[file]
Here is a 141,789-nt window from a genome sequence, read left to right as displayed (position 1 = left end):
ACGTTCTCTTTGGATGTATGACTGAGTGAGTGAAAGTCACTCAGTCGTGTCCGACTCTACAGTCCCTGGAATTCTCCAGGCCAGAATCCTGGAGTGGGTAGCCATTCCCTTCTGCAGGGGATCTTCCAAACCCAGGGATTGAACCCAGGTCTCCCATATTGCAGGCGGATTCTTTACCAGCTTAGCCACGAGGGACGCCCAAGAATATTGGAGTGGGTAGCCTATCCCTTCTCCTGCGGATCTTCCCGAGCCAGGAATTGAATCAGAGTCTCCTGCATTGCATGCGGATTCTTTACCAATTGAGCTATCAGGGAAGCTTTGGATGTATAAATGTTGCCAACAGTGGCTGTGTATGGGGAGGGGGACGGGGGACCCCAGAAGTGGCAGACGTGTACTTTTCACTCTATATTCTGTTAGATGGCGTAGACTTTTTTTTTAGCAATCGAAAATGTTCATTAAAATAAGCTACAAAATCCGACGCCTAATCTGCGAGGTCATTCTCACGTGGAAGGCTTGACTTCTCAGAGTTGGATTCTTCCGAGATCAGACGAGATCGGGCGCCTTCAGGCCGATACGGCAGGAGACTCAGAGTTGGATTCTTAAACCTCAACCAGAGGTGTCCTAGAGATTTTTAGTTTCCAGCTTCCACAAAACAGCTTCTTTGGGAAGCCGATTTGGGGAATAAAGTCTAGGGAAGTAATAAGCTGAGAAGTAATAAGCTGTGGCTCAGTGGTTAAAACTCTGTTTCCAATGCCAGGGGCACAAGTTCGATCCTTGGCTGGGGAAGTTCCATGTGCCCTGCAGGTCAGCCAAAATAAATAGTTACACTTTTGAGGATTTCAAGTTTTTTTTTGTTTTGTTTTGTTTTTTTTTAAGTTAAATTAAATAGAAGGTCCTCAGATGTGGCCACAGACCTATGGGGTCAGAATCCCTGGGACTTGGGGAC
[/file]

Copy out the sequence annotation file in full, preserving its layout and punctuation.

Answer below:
Here is a 141,789-nt window from a genome sequence, read left to right as displayed (position 1 = left end):
ACGTTCTCTTTGGATGTATGACTGAGTGAGTGAAAGTCACTCAGTCGTGTCCGACTCTACAGTCCCTGGAATTCTCCAGGCCAGAATCCTGGAGTGGGTAGCCATTCCCTTCTGCAGGGGATCTTCCAAACCCAGGGATTGAACCCAGGTCTCCCATATTGCAGGCGGATTCTTTACCAGCTTAGCCACGAGGGACGCCCAAGAATATTGGAGTGGGTAGCCTATCCCTTCTCCTGCGGATCTTCCCGAGCCAGGAATTGAATCAGAGTCTCCTGCATTGCATGCGGATTCTTTACCAATTGAGCTATCAGGGAAGCTTTGGATGTATAAATGTTGCCAACAGTGGCTGTGTATGGGGAGGGGGACGGGGGACCCCAGAAGTGGCAGACGTGTACTTTTCACTCTATATTCTGTTAGATGGCGTAGACTTTTTTTTTAGCAATCGAAAATGTTCATTAAAATAAGCTACAAAATCCGACGCCTAATCTGCGAGGTCATTCTCACGTGGAAGGCTTGACTTCTCAGAGTTGGATTCTTCCGAGATCAGACGAGATCGGGCGCCTTCAGGCCGATACGGCAGGAGACTCAGAGTTGGATTCTTAAACCTCAACCAGAGGTGTCCTAGAGATTTTTAGTTTCCAGCTTCCACAAAACAGCTTCTTTGGGAAGCCGATTTGGGGAATAAAGTCTAGGGAAGTAATAAGCTGAGAAGTAATAAGCTGTGGCTCAGTGGTTAAAACTCTGTTTCCAATGCCAGGGGCACAAGTTCGATCCTTGGCTGGGGAAGTTCCATGTGCCCTGCAGGTCAGCCAAAATAAATAGTTACACTTTTGAGGATTTCAAGTTTTTTTTTGTTTTGTTTTGTTTTTTTTTAAGTTAAATTAAATAGAAGGTCCTCAGATGTGGCCACAGACCTATGGGGTCAGAATCCCTGGGACTTGGGGAC